Douglass’s example and exhortation show how to disentangle rather than deconstruct. Through careful disentangling and patient recovery, we find that Christianity uniquely speaks to the concerns of Black people with experiential and historical foundations that have empowered our people for centuries.

Faith That Cares for Body and Soul

Part of this disentangling and recovering comes from careful attention to history. Recall that slave owners wouldn’t permit major portions of the Bible to be taught to slaves. Consider that many slave owners resisted evangelizing slaves and baptizing them in the American colonies, for fear that they would then demand the dignity and equality befitting all God’s image-bearers. Such historical realities highlight Christianity’s innate concern for both soul and body, the world to come and the world we inhabit now.

By and large, slave owners knew that enslaved Africans in the colonies would discover in an uncensored Bible divine encouragement and empowerment for their full dignity and liberation. The majority of white Christian denominations understood the stakes: baptism into full membership in the church would affirm slaves’ full humanity and equality.

So slave owners and white churches sought to feed enslaved Africans a distorted faith—a white man’s Christianity—since true Christianity would’ve disrupted their systems of oppression. Do you see the horrific irony? They excised large portions of Scripture and pushed misreadings at the expense of what it actually emphasizes: God cares for both soul and body and is committed to holiness, righteousness, and justice for all people (Ps. 89:14).

Maybe the Christianity you’ve experienced is wedded to the functional denial of racism, or the knee-jerk proclamation that all lives matter, or a general disregard for the plight of Black people. Such sentiments produce an all-too-real effect: the foreboding sense that on the flesh-and-blood concerns of Black people, Christianity has nothing of substantive value to say—it is impotent and silent.

The witness of history is plain: white Christians in America have often tolerated or participated in slavery, segregation, and racial inequality. While many Christians have fought such evils because of their faith, too many others have twisted their faith into a rationale for maintaining racism’s status quo.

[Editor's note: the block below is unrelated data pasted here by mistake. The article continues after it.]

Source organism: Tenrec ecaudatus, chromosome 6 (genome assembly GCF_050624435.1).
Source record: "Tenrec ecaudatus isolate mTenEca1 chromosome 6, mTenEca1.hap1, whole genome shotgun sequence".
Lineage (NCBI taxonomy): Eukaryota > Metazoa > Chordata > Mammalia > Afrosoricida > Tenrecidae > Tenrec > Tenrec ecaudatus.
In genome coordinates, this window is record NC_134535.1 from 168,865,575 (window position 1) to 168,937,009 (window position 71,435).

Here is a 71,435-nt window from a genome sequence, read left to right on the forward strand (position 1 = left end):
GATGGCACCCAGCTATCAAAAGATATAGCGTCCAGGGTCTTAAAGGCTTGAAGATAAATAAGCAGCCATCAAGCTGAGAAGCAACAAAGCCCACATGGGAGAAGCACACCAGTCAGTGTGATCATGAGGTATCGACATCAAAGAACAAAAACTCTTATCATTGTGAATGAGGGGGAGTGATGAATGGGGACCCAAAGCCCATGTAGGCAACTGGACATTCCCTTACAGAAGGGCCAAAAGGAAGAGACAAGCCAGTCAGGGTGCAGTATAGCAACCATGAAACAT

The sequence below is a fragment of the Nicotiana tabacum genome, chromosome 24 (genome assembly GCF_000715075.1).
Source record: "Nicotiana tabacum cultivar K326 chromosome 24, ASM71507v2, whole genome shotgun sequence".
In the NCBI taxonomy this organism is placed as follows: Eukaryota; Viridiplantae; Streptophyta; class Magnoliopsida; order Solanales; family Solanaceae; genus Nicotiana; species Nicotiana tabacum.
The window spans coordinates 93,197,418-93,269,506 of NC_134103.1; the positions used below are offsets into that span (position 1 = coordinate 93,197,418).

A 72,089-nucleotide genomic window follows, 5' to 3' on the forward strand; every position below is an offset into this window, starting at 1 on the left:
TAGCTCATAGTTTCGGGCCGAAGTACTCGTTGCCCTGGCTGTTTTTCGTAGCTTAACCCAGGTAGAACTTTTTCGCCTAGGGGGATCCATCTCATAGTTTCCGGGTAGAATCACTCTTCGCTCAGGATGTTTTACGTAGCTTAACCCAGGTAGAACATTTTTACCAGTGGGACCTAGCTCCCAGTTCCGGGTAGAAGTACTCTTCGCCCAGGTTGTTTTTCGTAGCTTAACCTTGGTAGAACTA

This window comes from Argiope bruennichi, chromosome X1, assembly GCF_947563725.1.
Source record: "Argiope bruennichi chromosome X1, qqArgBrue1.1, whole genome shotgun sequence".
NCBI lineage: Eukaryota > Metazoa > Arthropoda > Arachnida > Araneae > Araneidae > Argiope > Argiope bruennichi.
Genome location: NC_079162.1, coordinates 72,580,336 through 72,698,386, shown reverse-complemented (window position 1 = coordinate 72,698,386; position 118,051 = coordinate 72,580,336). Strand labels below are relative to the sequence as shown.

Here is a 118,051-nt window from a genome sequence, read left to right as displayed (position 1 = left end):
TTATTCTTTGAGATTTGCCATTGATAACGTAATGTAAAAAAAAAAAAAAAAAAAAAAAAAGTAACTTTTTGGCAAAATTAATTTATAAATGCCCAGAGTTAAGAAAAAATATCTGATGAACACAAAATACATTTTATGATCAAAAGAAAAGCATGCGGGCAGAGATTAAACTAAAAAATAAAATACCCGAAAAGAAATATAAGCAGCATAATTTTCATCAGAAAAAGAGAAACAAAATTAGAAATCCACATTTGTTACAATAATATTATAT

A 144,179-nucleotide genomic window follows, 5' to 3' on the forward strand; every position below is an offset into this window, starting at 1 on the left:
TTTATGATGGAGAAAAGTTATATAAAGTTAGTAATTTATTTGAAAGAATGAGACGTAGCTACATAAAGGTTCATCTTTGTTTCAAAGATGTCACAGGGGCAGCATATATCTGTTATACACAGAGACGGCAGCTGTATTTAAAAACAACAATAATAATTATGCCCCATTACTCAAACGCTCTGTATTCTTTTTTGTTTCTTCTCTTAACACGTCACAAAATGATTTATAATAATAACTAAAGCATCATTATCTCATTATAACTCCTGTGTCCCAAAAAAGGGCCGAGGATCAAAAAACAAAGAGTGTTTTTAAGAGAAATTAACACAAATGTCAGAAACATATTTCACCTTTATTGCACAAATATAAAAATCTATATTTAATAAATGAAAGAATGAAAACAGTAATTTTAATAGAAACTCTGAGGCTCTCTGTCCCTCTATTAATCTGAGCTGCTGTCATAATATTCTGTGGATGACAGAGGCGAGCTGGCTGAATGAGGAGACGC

This is where Douglass’s model of disentangling is vital. The plainest reading of the Scriptures shows us that Christianity is not impotent or silent—it speaks with the God-breathed words that drove our ancestors to seek both spiritual and physical freedom. To a world that often demonizes blackness, assigning an inherent biological or cultural inferiority to those of African descent, Christianity declares all people are made in God’s image (Gen. 1:26–28). Those who enslave other people, then, are nothing less than ungodly (1 Tim. 1:10).

To those wondering what God desires—and to those who remain apathetic to pressing social issues—the Scriptures call us “to do justice, and to love kindness, and to walk humbly with your God” (Mic. 6:8). To those wondering if God cares for the plight of their people, Christianity gives us Christ himself, who understands suffering, grants salvation, and charges us to love God and to love our neighbor as ourselves. To a world seeking to usher in its sense of perfect justice in the present, Christianity tells us God will do this fully and justly on an appointed day (Acts 17:31). This is good news for all people, and it is a vision of life and faith that speaks to the lingering pain of Black experience in America.

You don’t have to abandon the faith to critique its abuses of Black people—in fact, the greatest critiques against Christianity’s distortions are Christianity lived faithfully and Scripture read plainly. Though it has been muzzled and twisted, God’s Word continues to speak to our grittiest concerns.

Recovering Our Enslaved Ancestors’ Testimony

The phenomenon of disentangling biblical Christianity from its distortions is the only way to understand one of the most miraculous developments in modern history: enslaved Africans’ widespread embrace of the religion of their oppressors. Countless enslaved Africans saw past slave owners’ malicious misreadings of Scripture to gaze on—and embrace—the Christian faith. In the very faith misused to dehumanize them, they uncovered God’s affirmation of their humanity, his call to seek equality, and his saving revelation in Christ. So they carried their lament, scars, and trauma to heaven’s throne. Patiently and prayerfully, they searched the Scriptures and disentangled the true faith from its heinous distortions.